http://haxe.org
Reply | Threaded
Open this post in threaded view
|

Re: as3 final keyword on linked list nodes

Armén
Here is my version, change it at will (to accept construction parameters, since my version is for objects without constructors). It is faster than yours, because I use 'pop' instead of 'splice' (it looks like you wanted a pop anyway?) and don't use 'length' which is an O(n) operation for arrays, vectors included. Also, don't forget inline signatures. The 'Stack' typedef is simply to define a netural interface for the pool, so that one can swap the type without changing a lot of code.

typedef Stack<T> = flash.Vector<T>;

class Factory<T>
{
    var objects: Stack<T>;
    var cl: Class<T>;

    public function new(cl: Class<T>)
    {
        this.cl = cl;
        objects = new Stack<T>();
    }

    public inline function create()
    {
        var obj = objects.pop();
        if(obj == null) return untyped __new__(cl);
        else return obj;
    }

    public inline function reclaim(obj: T)
    {
        objects.push(obj);
    }
}

This is of course a very rudimentary object factory.

On Mon, Apr 19, 2010 at 20:28, Yanis Benson <[hidden email]> wrote:
Even with flash.geom.Point it's faster to have a pool form my tests. (Of course when you actively delete old points and not just generate and store massive amounts of them.)


On 04/19/2010 10:22 PM, [hidden email] wrote:
Yes you are right about linked list(s). Pushing and popping objects to and from a pool using a Vector is faster than my own linked list implementation (which is marginally faster than haXes own FastList generally because I do fewer runtime checks).

Also, for simple objects and/or objects which have cheap constructors, with Flash Player 10 at least, the runtime  outperforms object pools with its own allocator (i.e. 'new'), which I suspect may be using a pool itself on a much finer granular level.

For more complex classes and subclasses, e.g. Sprite and other runtime API classes, a pool allocator is worth using however, and using a Vector as the object pool itself proves to be the fastest currently.

On Mon, Apr 19, 2010 at 17:51, Mark de Bruijn | Dykam <[hidden email]> wrote:
Yes, but I mean, what are you using for pooling the data? An array, or a list? Afaik, for a linkedlist, the overhead will generally be bigger than the time a simple alloc takes.
--
Mark


On Mon, Apr 19, 2010 at 3:25 PM, [hidden email] <[hidden email]> wrote:
What do you mean by "base datastructure"? Just because it's called a Factory, does not mean it's a building :-) I imagine it would be creating and reusing Node objects. It also goes by the name of "object pool". But a factory is usually more than just an object pool, as the latter is more primitive.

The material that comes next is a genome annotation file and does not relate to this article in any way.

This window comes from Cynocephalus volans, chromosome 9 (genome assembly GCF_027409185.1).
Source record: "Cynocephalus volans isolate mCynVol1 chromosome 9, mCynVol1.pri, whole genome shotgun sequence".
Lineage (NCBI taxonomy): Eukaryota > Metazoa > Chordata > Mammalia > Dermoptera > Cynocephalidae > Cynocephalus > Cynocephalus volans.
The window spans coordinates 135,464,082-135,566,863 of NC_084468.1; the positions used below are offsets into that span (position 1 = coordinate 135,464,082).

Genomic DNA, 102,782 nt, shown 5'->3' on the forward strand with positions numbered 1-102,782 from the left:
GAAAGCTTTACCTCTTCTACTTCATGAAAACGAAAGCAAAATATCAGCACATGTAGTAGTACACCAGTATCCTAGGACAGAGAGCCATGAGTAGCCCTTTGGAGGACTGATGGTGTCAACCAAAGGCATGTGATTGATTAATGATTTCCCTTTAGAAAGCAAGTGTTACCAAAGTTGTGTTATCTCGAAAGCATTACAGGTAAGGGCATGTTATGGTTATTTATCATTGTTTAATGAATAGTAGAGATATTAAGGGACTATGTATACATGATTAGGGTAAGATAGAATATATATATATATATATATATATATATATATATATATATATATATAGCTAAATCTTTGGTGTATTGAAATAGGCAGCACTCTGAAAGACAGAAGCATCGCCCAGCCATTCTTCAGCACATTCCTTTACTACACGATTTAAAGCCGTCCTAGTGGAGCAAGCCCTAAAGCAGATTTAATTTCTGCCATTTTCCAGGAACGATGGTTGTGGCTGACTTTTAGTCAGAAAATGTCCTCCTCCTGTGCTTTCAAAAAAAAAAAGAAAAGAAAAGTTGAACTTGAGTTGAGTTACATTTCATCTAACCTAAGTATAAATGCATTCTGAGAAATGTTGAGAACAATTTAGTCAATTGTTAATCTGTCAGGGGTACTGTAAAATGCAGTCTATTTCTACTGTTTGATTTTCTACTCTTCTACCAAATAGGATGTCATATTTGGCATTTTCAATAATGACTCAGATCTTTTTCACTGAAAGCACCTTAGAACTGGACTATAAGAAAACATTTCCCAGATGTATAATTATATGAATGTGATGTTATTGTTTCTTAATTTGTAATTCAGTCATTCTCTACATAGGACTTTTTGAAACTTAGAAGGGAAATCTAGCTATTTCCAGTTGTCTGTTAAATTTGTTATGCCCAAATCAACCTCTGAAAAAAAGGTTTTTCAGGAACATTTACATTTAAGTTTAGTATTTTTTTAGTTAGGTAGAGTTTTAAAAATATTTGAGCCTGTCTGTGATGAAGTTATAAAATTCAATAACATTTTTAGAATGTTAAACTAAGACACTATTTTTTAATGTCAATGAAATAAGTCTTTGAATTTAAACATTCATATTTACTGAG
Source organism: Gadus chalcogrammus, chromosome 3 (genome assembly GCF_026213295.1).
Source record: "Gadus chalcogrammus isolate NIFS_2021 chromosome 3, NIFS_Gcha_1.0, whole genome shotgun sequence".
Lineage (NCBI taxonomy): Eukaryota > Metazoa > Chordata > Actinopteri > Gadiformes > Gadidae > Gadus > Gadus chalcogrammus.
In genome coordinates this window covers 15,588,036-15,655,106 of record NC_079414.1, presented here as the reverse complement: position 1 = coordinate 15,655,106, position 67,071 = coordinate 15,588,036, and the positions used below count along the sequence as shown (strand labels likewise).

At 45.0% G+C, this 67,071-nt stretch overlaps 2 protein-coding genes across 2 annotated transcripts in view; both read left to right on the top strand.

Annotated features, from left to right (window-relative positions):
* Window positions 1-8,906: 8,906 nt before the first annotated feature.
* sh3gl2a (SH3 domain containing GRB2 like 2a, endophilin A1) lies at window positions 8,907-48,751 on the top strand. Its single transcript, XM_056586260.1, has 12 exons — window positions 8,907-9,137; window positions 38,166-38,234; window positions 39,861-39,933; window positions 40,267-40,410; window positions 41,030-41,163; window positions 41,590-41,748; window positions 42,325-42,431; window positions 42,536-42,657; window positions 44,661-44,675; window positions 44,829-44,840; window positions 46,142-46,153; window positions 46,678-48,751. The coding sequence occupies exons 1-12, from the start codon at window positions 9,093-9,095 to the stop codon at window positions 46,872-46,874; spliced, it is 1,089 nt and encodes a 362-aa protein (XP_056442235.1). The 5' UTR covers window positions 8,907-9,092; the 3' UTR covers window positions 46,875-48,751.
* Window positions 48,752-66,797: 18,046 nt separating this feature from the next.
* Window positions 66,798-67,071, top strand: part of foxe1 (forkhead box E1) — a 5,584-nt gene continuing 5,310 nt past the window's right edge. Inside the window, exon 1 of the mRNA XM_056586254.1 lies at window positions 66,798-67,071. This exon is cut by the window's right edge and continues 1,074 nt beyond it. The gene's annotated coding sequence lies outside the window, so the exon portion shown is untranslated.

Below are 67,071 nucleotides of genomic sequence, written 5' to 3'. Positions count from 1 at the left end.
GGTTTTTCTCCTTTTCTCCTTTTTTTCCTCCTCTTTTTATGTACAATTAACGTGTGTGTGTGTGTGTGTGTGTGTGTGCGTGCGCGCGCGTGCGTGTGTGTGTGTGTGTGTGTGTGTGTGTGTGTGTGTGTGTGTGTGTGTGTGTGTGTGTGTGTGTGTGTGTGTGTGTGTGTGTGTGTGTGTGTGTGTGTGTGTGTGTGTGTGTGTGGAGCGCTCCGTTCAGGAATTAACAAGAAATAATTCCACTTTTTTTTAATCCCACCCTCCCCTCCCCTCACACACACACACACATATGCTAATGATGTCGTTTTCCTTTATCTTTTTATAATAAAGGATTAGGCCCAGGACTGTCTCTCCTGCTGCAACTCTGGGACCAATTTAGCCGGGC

On Mon, Apr 19, 2010 at 14:27, Mark de Bruijn | Dykam <[hidden email]> wrote:
Armencho,what would be the base datastructure be of the factory?
--
Mark


On Mon, Apr 19, 2010 at 11:39 AM, [hidden email] <[hidden email]> wrote:
Yes, if you (Michael) are serious about REALLY optimizing your Node applications, "final" regardless, reuse Node objects in a factory.

2010/4/15 Cauê Waneck <[hidden email]>
Could be because the constructor call is orders of magnitude slower than a field access, so here  n = n.next = new Node(); , the n.next access speed isn't really very significant? I mean, it could be 0, it still wouldn't make much a difference.


2010/4/14 Michael Baczynski <[hidden email]>
On 15.04.2010 00:55, Cauę Waneck wrote:
have you tried to run the test with the release (not debug) version??
of course. when tested in the debug player both versions run slower, but exactly at the same rate.
likewise, both version run a lot faster in the release player, but again no difference.
my simple test case:

//Test
package
{
   import flash.display.Sprite;
   import flash.text.TextField;
   import flash.utils.getTimer;

   public class Test extends Sprite
   {
       public function Test()
       {
           init();
           walk();
       }

       private var _node:Node;

       private function init():void
       {
           _node = new Node();

           var n:Node = _node;
           for (var i:int = 0; i < 1000000; i++)
           {
               n = n.next = new Node();
           }
       }

       private function walk():void
       {
           var ttotal:int = 0;
           for (var i:int = 0; i < 10; i++) //mean over 10 iterations
           {
               var time:int = getTimer();

               var n:Node = _node;
               var x:Number;
               var y:Number;
               while (n)
               {
                   x = n.x;
                   y = n.y;
                   n = n.next;
               }

               ttotal += (getTimer() - time);
           }

           var tf:TextField = new TextField();
           tf.text = ''  + (ttotal / 10);
           addChild(tf);
       }
   }
}

//Node.as

package
{
   public final class Node
   {